On the Current Topics page of his website, Brunner notes his opposition to Collier Schools’ participation in the Blue Zones Project, as well as to the District’s Bring Your Own Devices (BYOD) initiative. On Issues, he lists Parental Involvement and Choice, Fiscal Responsibility, and Returning to Local Control.

Lee Dixon – Candidate for District 4

Lee Dixon

Dixon has not posted a Candidate’s Statement on his Supervisor of Elections Candidate Report web page; his campaign website is here. Like Brunner, Dixon’s first campaign financial report is for July 2015.

Also like Brunner, no current employment is reported on Dixon’s campaign bio, which only says he began his career as a golf course Superintendent in 1992 and moved to Naples in 1995.

Dixon’s campaign finance reports to-date show $846 in monetary contributions, no in-kind contributions, and $37 in campaign expenditures.

Dixon’s largest donors to-date are from out-of-district: Marc Weintraub, New York, NY – $250 and Craig Luckman, Bonita Springs – $150.

Donors from Naples include Deirdre Clemons (see “Brainwashing and Indoctrination of Our Children – English Language Arts” and “Brainwashing and Indoctrination of Our Children- US History”); Jared Jones (Libertarian Party-endorsed, unsuccessful 2014 candidate for the Collier Soil and Water Conservation District); and Nicholas Lichter (husband of School Board member Kelly Lichter).

On the Issues page of his website, Dixon leads with his love of America and “her First Principles of Limited Government; the Rule of Law; Unalienable Rights; and Equality.” He opposes Common Core and the District’s “obsession with technology, testing and test prepping.”

While not noted on his website, Dixon is (according to NBC–2) Vice President of Parents ROCK, the parents’ group formed by School Board member Erika Donalds. Like Brunner, Donalds and Lichter, Dixon opposes Collier Schools’ participation in the community Blue Zones Project.

Call to action

There is clearly an organized, well-funded effort in place to take control of the School Board in the upcoming election.

In what are required by law to be nonpartisan elections, the two candidates’ ties to the Collier County Republican Executive Committee (partisan political organization; upcoming censure vote against Board Chair Curatolo; Secretary Kelly Lichter), as well as the out-of-town contributions to candidate Brunner, are extremely troubling.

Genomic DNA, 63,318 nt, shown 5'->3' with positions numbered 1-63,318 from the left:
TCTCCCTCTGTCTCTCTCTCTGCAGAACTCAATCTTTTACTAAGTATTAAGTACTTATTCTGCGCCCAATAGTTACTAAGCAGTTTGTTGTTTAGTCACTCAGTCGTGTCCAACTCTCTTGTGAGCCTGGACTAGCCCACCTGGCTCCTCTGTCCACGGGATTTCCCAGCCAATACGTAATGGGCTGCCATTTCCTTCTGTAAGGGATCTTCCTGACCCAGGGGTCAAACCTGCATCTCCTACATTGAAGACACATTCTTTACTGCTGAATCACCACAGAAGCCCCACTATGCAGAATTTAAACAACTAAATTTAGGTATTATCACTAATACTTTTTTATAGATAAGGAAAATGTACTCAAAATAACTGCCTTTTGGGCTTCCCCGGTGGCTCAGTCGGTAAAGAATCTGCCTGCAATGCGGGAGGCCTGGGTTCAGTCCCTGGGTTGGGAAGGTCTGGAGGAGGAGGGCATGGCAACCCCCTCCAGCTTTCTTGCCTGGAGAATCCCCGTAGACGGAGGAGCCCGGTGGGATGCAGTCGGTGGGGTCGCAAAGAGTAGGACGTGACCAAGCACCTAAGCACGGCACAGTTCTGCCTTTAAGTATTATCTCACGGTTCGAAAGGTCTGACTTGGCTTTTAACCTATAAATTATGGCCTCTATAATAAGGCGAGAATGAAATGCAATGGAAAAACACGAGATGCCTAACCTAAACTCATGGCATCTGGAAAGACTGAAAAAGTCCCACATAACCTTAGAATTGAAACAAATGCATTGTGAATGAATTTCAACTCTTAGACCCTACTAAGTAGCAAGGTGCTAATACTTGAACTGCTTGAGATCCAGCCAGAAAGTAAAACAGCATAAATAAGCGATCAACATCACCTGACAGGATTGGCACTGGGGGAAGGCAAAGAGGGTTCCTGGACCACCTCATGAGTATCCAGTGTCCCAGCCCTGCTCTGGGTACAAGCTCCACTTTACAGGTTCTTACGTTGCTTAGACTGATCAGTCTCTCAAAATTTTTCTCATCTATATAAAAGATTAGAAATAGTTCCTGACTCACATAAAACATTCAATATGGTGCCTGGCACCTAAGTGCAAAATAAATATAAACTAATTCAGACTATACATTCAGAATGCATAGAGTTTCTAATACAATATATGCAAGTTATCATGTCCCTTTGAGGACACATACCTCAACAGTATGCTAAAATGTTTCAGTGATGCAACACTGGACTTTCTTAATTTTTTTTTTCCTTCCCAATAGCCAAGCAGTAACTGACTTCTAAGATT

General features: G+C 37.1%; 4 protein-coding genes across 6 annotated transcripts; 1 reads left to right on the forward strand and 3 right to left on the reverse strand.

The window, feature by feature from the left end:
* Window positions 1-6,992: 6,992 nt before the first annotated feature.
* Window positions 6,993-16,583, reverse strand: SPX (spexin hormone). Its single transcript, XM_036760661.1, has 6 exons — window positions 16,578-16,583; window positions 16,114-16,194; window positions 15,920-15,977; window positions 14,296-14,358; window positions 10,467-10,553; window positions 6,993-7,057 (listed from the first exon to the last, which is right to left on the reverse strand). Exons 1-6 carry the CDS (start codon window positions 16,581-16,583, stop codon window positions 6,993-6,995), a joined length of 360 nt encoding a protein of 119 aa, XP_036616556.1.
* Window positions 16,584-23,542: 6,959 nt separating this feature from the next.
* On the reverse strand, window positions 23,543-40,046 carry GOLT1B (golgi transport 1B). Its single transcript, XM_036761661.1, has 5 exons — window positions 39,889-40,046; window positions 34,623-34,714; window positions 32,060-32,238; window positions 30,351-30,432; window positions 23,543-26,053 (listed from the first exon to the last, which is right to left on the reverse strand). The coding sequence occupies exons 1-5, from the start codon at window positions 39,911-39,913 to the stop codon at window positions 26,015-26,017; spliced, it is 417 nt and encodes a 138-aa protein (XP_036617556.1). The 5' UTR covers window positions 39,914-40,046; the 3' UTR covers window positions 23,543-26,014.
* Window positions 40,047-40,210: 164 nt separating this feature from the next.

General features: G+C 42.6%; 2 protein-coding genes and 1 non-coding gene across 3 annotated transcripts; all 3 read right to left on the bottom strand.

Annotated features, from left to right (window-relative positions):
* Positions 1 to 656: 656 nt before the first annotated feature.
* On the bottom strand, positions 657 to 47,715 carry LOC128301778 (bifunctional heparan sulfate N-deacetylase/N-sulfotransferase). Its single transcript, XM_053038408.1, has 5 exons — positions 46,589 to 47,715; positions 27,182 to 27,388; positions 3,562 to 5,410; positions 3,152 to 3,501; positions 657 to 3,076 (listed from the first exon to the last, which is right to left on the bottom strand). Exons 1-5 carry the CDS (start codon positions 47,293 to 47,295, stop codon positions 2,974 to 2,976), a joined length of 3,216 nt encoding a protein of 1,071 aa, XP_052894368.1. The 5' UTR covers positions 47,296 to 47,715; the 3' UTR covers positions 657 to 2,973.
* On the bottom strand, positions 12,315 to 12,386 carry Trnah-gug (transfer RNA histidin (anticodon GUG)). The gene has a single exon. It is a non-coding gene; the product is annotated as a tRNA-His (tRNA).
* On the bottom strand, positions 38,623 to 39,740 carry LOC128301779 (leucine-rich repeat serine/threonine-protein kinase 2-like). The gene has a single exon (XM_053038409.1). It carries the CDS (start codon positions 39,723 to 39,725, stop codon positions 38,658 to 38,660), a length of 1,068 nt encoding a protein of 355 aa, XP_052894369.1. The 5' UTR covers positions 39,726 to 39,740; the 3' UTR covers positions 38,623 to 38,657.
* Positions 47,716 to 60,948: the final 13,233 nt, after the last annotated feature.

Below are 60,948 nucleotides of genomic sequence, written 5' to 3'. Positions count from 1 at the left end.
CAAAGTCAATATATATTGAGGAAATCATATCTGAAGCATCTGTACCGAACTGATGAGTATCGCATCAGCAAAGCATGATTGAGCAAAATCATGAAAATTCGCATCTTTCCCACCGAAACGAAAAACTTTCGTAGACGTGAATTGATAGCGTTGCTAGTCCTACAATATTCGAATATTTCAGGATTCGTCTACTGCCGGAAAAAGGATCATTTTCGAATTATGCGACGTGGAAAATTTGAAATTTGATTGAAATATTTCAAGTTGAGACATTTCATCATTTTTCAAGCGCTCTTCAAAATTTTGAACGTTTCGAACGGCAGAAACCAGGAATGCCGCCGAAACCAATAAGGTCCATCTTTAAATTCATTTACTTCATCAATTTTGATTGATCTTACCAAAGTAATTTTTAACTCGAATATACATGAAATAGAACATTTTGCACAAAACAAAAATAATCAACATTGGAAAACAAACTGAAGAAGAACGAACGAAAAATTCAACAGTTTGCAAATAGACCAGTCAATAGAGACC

Equally concerning is that no other candidates have yet come forward to offer Collier voters an alternative to these two candidates’ right-wing, anti-Common Core, anti-testing, anti-Blue Zones agenda. But there is still time.

The School Board primary elections will take place next August. If a candidate for office is unchallenged, or receives more than 50% of votes cast for the position, the election will be decided then. That’s what happened last year when Kelly Lichter was elected with 51% of the votes cast, though that was just 9% of Collier’s registered voters. If no candidate receives 50% of the votes in the primary, the top two vote-getters will go on to a runoff election on November 8, 2016, as happened with the election of Erika Donalds.

Here’s what you can and should do right now:

  • Begin monitoring the candidates’ activities. Sign up for emails on their websites. Follow them on Facebook and Twitter, where you can also follow Parents ROCK, Great Schools, Great Minds and Sparker’s Soapbox. Create Google Alerts to monitor the web for new content about them. Follow the money: campaign finance reports are posted monthly.
  • Make sure your voter registration is up-to-date. Confirm with the Supervisor of Elections that your address is current. Importantly, if there is any chance your signature has changed since you last submitted your voter registration, update it now and avoid a possible election day or mail-ballot hassle. Call the Collier Supervisor of Elections office at 239–252-VOTE to learn how.
  • Request a mail ballot. Request a mail ballot from the Supervisor of Elections Office for either all elections through the next two General Elections (what I recommend) or for specific elections only. You can do this online, by mail or in person.

Finally, continue reading my Sparker’s Soapbox posts, and share them with your friends. Let them know that there is a great deal at stake in the 2016 School Board elections. It’s not too soon to start paying attention.